I guess to answer the question itself: it can help you and it can hurt you depending on how you use the information you get from playing in an arbitrary metagame. It might help you get better at playing Pokemon or learn something about your team, but it's not going to tell you what your opponents are likely to be using or if your team is a good fit for the metagame you'll play in in real life.
  5. Human

    Human

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    There are some things that will consistently work which can be seen by Pokemon Online and it can help show glaring weaknesses in your team. I liked it back in VGC 2010 much more than now though, I mainly use it to try to help other people out and to test random things at this point, it isn't worth it mainly due to Pokemon Online now having a bad ratio of bad:good people with a lot of regionals experience; Pokemon Online now has a lot of people without any experience on to try to achieve the experience and a lot of bad players as such which doesn't help you much when it comes to how they try to anti-anti-meta something that doesn't really exist, Pokemon Online was better in VGC 2010 when it was still very small with almost everyone having regionals experience or at least the knowledge of what to expect to quickly get practice to deal with many possible strategies that might be used (I guess it was also a bit different because if someone used a bad team in VGC 2010 odds are almost 100% they were going to lose anyways).

    Good for new people, bad for people who already know what to do because it makes people make mistakes that they often times wouldn't.

    As for what Synre said about making EV spreads to 'counter' specific threats being bad though, I disagree because often times doing something like this will let you survive so many more things and give much more overall usability. You can counter, but you need to do it smart and know how differently to play with it among many situations.
  6. mattj

    mattj blatant Nintendo fanboy

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    I'll never forget my 5th battle at Nats 2009. We were both 3/1 and we knew that whoever won had a shot at a free trip to California. I was a complete nob back then and had literally spilled my entire team when he happened to ask before the battle. As we were picking our mons, he looked at me and cockily asked, "Do you mind if I metagame you?"

    I didn't even know what the word metagame meant at that time. I had just joined smogon. I didn't know how to RNG. I didn't even have my type matchups completely memorized at that time. I believe I had only had around 10 or so practice battles on wifi with that team. Needless to say I swept him 4/2.

    There is an undeniable sense in which learning the current Wifi and PO metagames absolutely will help VGCers. You learn which mons just happen to work well together more easily than say, Solrock or something, which you could make work, but you've really gotta put effort into it. You also get an idea of what the majority of people are using. But learning the metagame cannot prepare you for clever players or complete nobs, both of which can steamroll you if you just assume that everyone you play will follow the current metagame.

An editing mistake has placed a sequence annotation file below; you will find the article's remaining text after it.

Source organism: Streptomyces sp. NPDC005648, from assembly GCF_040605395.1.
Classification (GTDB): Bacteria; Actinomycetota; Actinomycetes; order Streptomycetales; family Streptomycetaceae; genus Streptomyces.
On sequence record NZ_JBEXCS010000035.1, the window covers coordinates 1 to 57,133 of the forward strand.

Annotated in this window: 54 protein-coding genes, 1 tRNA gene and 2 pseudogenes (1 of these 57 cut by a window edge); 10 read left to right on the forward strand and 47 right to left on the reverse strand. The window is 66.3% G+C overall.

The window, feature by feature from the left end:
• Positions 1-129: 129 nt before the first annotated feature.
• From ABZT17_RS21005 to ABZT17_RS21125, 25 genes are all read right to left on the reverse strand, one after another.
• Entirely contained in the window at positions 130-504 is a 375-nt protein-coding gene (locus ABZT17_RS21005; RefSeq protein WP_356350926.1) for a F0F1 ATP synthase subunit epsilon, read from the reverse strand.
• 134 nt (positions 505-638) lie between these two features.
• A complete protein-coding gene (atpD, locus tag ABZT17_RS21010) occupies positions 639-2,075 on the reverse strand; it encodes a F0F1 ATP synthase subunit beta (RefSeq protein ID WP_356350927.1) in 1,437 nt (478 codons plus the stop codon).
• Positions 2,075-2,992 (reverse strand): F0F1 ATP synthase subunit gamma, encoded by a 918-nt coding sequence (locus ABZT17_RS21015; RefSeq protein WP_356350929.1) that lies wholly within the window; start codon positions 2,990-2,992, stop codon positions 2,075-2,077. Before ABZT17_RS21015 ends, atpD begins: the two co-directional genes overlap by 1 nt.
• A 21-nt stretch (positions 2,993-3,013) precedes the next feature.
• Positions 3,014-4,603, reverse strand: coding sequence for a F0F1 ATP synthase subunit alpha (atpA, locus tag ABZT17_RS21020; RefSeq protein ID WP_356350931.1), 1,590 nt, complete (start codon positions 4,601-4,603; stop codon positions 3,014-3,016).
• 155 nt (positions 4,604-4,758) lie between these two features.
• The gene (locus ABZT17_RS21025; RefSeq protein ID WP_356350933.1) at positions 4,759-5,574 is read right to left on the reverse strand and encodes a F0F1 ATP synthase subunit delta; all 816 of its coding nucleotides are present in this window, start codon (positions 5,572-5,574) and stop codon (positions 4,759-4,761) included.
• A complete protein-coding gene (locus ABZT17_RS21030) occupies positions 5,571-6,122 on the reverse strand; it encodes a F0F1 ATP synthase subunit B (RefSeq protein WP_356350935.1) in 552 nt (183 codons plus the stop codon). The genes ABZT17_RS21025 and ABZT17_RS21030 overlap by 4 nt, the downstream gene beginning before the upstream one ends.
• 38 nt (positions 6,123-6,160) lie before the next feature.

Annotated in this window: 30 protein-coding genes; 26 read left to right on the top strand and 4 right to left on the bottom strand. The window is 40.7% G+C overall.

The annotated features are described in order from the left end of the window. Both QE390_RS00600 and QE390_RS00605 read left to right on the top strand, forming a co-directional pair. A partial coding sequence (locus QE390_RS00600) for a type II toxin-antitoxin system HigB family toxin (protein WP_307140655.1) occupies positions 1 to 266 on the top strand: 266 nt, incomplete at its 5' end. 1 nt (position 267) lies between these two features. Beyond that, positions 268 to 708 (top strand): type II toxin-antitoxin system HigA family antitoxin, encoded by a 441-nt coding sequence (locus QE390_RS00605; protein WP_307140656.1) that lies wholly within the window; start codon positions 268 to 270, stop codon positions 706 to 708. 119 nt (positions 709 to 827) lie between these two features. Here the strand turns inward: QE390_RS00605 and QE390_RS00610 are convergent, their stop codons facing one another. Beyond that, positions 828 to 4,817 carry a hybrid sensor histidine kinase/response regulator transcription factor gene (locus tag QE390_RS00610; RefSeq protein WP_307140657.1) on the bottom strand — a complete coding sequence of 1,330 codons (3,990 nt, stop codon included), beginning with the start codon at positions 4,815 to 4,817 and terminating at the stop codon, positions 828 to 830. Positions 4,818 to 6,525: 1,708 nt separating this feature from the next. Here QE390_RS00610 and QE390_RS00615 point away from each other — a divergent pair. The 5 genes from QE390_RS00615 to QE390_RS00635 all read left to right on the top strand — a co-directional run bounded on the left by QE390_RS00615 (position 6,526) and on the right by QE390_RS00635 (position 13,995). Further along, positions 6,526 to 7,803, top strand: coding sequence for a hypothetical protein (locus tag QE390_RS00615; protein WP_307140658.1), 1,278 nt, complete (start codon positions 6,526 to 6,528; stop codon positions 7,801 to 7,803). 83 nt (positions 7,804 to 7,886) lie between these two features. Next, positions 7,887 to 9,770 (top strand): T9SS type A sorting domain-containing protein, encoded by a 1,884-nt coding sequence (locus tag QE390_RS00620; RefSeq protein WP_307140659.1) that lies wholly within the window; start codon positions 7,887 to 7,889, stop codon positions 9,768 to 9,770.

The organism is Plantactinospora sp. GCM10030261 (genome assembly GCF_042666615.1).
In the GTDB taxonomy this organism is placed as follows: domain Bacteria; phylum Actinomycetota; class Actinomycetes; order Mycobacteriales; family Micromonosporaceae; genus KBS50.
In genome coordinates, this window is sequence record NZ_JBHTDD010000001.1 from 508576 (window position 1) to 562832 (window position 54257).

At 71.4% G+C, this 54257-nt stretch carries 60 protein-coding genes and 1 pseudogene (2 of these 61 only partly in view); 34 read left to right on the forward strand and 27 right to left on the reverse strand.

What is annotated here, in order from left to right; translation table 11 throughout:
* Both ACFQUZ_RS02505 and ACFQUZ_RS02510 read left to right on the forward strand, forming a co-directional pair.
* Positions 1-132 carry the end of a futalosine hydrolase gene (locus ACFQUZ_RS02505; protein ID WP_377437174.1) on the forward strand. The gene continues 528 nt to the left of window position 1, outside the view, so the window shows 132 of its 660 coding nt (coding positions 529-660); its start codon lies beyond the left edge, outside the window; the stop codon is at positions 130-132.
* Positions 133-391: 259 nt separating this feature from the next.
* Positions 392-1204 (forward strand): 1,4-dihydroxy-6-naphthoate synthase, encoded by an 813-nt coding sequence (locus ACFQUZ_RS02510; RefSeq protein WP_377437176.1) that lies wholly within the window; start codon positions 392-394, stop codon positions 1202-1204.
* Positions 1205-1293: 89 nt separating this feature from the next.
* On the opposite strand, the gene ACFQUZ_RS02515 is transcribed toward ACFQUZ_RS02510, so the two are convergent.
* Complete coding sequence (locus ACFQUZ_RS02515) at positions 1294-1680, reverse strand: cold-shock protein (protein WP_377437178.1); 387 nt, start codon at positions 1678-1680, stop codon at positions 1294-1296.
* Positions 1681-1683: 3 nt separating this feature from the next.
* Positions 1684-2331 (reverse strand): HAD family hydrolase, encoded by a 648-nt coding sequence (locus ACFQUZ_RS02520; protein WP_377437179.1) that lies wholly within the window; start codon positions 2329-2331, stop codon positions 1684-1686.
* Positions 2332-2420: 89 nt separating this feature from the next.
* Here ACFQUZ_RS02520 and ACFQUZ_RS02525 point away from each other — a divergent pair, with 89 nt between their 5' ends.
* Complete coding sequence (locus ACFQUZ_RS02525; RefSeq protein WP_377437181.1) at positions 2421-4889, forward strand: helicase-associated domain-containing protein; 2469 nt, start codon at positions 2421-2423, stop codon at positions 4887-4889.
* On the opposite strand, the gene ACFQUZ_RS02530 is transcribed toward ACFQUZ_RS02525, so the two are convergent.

7. jhud

    jhud

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    Anti-Metagaming is crucial if you are concerned about laddering. However the people you play in irl VGC tournaments, will be considerably different needless to say than the people you play on the PO server. While there are always a few randoms that do well each VGC, it's still the pro's online that you need to worry about primarily. But the key as is with most things is simply balance. If your team is strictly anti-meta a noob could sweep you using unexpected stuff that you don't see a lot of online, and vice versa, if you have a basic team that counters most noobs (zapdos garchomp lead for example) you may get countered hard when it counts. Balance is key.
  8. soul_survivor

    soul_survivor

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    Well I play PO rarely just to test teams I just made before I make em ingame. I've had some seriously ridiculous matches when people used counters to a certain playstyle but most of those fail pretty badly. Though then theres newer players that just look at the usage list and you'll see commom teams like zap-top,Cress-tar, Poli-Colo. Though every once in awhile you'll see players who can actually battle. So this is kind've misleading because as said not everyone play vgc.

    Another thing I want to talk about concerning metagame discussion is GBU Doubles. This has a experience far from simulators. You battle quite a few different countries (JP,All of EURO,Australia). I've battled many players that you might see the 1st 2 rds of vgc and fought many tough opponents that had me thinking for awhile. Since theres 1000's of players your gonna see varying strategies being used. Also a note that the popular intimitop was seen here as early as August on gbu using ejectbutton,LO, and gems. This hitmontop grew in popularity and is well now up in the t5 in usage in PO.